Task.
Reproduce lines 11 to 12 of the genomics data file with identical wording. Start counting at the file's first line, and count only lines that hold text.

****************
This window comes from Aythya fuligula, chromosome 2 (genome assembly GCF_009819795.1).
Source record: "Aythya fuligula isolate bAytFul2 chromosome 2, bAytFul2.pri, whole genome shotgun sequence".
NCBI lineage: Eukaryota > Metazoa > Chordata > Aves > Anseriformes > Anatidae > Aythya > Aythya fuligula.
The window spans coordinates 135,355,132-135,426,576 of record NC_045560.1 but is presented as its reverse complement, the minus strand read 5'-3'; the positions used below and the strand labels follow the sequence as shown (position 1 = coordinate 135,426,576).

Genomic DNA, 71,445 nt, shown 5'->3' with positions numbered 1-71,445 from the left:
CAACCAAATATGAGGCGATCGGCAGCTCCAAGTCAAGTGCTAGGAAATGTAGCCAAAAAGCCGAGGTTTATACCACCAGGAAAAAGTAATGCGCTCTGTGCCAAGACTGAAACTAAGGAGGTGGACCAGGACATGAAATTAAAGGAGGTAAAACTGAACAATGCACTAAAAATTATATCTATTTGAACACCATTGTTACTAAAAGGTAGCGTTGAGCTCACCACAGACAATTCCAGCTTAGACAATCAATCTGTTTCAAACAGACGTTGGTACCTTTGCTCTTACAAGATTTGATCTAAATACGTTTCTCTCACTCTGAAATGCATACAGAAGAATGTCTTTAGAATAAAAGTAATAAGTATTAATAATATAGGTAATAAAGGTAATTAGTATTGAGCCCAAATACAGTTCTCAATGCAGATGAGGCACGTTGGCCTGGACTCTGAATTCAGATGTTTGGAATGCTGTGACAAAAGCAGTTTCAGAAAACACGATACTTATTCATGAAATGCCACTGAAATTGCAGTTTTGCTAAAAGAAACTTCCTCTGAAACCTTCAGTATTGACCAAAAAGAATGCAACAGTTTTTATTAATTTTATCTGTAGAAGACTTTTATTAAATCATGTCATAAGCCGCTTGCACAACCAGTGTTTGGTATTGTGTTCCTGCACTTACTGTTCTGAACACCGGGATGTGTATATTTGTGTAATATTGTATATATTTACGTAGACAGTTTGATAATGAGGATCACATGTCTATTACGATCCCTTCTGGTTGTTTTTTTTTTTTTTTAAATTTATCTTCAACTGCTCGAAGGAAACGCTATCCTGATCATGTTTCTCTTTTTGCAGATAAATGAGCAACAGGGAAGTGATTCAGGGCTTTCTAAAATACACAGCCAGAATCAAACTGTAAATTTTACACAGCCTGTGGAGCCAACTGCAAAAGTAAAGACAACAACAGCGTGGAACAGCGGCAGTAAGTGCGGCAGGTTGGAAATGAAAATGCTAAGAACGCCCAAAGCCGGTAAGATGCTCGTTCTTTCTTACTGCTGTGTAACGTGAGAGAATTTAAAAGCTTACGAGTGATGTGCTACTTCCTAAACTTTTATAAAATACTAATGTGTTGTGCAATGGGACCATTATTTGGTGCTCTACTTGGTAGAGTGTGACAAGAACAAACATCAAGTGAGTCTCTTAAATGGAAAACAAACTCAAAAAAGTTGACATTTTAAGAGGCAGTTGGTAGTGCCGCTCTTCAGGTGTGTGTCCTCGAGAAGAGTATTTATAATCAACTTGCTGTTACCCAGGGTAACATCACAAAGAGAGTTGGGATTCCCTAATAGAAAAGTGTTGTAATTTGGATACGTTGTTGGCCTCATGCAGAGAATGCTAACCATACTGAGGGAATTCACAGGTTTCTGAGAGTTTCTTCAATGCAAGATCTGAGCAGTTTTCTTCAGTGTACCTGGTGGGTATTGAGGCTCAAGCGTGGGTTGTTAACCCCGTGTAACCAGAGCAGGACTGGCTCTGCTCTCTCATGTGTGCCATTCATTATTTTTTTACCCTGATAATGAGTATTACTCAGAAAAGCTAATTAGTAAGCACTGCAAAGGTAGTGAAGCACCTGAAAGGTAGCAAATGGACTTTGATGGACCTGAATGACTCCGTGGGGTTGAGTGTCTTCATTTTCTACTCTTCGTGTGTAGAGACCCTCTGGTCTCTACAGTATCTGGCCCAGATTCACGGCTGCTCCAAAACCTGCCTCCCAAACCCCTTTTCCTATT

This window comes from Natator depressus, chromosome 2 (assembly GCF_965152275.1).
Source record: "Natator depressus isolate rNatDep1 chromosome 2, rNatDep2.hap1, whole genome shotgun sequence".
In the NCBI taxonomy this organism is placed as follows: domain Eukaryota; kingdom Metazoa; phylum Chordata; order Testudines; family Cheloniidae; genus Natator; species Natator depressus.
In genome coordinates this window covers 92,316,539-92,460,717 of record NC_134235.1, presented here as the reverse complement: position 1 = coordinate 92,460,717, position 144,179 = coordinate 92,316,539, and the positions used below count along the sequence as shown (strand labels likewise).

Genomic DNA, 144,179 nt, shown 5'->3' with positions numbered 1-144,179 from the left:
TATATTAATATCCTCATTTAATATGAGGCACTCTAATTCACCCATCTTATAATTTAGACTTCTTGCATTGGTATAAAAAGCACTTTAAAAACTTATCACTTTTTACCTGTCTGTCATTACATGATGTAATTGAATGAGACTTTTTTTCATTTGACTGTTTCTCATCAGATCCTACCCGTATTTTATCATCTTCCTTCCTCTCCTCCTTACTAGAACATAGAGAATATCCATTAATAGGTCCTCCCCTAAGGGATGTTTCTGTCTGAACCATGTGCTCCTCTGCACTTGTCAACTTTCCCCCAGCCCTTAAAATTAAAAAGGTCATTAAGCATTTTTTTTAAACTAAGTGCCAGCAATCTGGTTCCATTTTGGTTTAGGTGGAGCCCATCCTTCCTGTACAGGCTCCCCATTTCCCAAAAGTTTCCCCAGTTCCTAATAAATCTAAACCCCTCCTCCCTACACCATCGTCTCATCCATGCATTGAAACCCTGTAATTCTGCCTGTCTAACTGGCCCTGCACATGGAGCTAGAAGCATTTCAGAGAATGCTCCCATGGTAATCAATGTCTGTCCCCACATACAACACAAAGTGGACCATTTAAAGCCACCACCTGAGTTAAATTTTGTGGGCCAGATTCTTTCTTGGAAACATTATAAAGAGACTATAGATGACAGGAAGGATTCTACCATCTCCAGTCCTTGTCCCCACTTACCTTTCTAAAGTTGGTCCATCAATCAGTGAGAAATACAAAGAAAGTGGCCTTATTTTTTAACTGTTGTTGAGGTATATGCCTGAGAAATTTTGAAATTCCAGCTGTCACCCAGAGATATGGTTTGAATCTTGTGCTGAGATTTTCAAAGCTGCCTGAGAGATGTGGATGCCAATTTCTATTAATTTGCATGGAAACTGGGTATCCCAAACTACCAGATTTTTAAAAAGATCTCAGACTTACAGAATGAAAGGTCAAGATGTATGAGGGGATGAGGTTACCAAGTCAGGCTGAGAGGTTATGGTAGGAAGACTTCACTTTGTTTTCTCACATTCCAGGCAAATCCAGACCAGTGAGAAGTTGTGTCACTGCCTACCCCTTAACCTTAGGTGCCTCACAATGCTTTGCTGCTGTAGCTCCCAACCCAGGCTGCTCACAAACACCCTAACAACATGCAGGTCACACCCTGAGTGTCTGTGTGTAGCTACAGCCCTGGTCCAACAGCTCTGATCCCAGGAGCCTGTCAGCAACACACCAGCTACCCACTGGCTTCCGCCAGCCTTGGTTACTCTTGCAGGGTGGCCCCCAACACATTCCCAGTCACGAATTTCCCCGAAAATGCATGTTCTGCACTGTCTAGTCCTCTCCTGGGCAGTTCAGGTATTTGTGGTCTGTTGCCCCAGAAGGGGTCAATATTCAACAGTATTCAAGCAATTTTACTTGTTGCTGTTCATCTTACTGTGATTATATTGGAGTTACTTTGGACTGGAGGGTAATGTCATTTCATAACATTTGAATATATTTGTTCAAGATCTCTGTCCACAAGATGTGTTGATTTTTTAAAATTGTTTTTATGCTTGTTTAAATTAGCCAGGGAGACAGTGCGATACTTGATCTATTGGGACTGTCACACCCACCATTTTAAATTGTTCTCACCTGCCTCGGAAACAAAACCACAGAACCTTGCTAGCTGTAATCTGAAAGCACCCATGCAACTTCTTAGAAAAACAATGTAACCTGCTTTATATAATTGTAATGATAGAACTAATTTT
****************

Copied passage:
Genomic DNA, 144,179 nt, shown 5'->3' with positions numbered 1-144,179 from the left:
TATATTAATATCCTCATTTAATATGAGGCACTCTAATTCACCCATCTTATAATTTAGACTTCTTGCATTGGTATAAAAAGCACTTTAAAAACTTATCACTTTTTACCTGTCTGTCATTACATGATGTAATTGAATGAGACTTTTTTTCATTTGACTGTTTCTCATCAGATCCTACCCGTATTTTATCATCTTCCTTCCTCTCCTCCTTACTAGAACATAGAGAATATCCATTAATAGGTCCTCCCCTAAGGGATGTTTCTGTCTGAACCATGTGCTCCTCTGCACTTGTCAACTTTCCCCCAGCCCTTAAAATTAAAAAGGTCATTAAGCATTTTTTTTAAACTAAGTGCCAGCAATCTGGTTCCATTTTGGTTTAGGTGGAGCCCATCCTTCCTGTACAGGCTCCCCATTTCCCAAAAGTTTCCCCAGTTCCTAATAAATCTAAACCCCTCCTCCCTACACCATCGTCTCATCCATGCATTGAAACCCTGTAATTCTGCCTGTCTAACTGGCCCTGCACATGGAGCTAGAAGCATTTCAGAGAATGCTCCCATGGTAATCAATGTCTGTCCCCACATACAACACAAAGTGGACCATTTAAAGCCACCACCTGAGTTAAATTTTGTGGGCCAGATTCTTTCTTGGAAACATTATAAAGAGACTATAGATGACAGGAAGGATTCTACCATCTCCAGTCCTTGTCCCCACTTACCTTTCTAAAGTTGGTCCATCAATCAGTGAGAAATACAAAGAAAGTGGCCTTATTTTTTAACTGTTGTTGAGGTATATGCCTGAGAAATTTTGAAATTCCAGCTGTCACCCAGAGATATGGTTTGAATCTTGTGCTGAGATTTTCAAAGCTGCCTGAGAGATGTGGATGCCAATTTCTATTAATTTGCATGGAAACTGGGTATCCCAAACTACCAGATTTTTAAAAAGATCTCAGACTTACAGAATGAAAGGTCAAGATGTATGAGGGGATGAGGTTACCAAGTCAGGCTGAGAGGTTATGGTAGGAAGACTTCACTTTGTTTTCTCACATTCCAGGCAAATCCAGACCAGTGAGAAGTTGTGTCACTGCCTACCCCTTAACCTTAGGTGCCTCACAATGCTTTGCTGCTGTAGCTCCCAACCCAGGCTGCTCACAAACACCCTAACAACATGCAGGTCACACCCTGAGTGTCTGTGTGTAGCTACAGCCCTGGTCCAACAGCTCTGATCCCAGGAGCCTGTCAGCAACACACCAGCTACCCACTGGCTTCCGCCAGCCTTGGTTACTCTTGCAGGGTGGCCCCCAACACATTCCCAGTCACGAATTTCCCCGAAAATGCATGTTCTGCACTGTCTAGTCCTCTCCTGGGCAGTTCAGGTATTTGTGGTCTGTTGCCCCAGAAGGGGTCAATATTCAACAGTATTCAAGCAATTTTACTTGTTGCTGTTCATCTTACTGTGATTATATTGGAGTTACTTTGGACTGGAGGGTAATGTCATTTCATAACATTTGAATATATTTGTTCAAGATCTCTGTCCACAAGATGTGTTGATTTTTTAAAATTGTTTTTATGCTTGTTTAAATTAGCCAGGGAGACAGTGCGATACTTGATCTATTGGGACTGTCACACCCACCATTTTAAATTGTTCTCACCTGCCTCGGAAACAAAACCACAGAACCTTGCTAGCTGTAATCTGAAAGCACCCATGCAACTTCTTAGAAAAACAATGTAACCTGCTTTATATAATTGTAATGATAGAACTAATTTT